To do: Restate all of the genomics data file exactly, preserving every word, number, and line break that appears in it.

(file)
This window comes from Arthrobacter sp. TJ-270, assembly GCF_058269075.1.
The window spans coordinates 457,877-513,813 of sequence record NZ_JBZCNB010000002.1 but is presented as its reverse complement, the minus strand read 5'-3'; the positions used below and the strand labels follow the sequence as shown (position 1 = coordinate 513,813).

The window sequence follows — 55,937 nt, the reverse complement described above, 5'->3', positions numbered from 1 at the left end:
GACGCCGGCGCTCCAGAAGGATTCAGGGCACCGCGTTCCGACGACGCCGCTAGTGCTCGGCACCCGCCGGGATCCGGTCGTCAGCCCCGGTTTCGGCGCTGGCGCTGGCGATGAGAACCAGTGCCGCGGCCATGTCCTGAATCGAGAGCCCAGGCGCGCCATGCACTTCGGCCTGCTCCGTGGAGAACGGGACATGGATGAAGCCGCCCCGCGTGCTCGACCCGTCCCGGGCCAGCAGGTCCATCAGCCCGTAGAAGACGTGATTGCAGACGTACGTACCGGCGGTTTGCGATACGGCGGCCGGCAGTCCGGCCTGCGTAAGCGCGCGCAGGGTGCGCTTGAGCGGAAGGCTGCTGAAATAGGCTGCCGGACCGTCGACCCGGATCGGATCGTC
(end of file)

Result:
This window comes from Arthrobacter sp. TJ-270, assembly GCF_058269075.1.
The window spans coordinates 457,877-513,813 of sequence record NZ_JBZCNB010000002.1 but is presented as its reverse complement, the minus strand read 5'-3'; the positions used below and the strand labels follow the sequence as shown (position 1 = coordinate 513,813).

The window sequence follows — 55,937 nt, the reverse complement described above, 5'->3', positions numbered from 1 at the left end:
GACGCCGGCGCTCCAGAAGGATTCAGGGCACCGCGTTCCGACGACGCCGCTAGTGCTCGGCACCCGCCGGGATCCGGTCGTCAGCCCCGGTTTCGGCGCTGGCGCTGGCGATGAGAACCAGTGCCGCGGCCATGTCCTGAATCGAGAGCCCAGGCGCGCCATGCACTTCGGCCTGCTCCGTGGAGAACGGGACATGGATGAAGCCGCCCCGCGTGCTCGACCCGTCCCGGGCCAGCAGGTCCATCAGCCCGTAGAAGACGTGATTGCAGACGTACGTACCGGCGGTTTGCGATACGGCGGCCGGCAGTCCGGCCTGCGTAAGCGCGCGCAGGGTGCGCTTGAGCGGAAGGCTGCTGAAATAGGCTGCCGGACCGTCGACCCGGATCGGATCGTC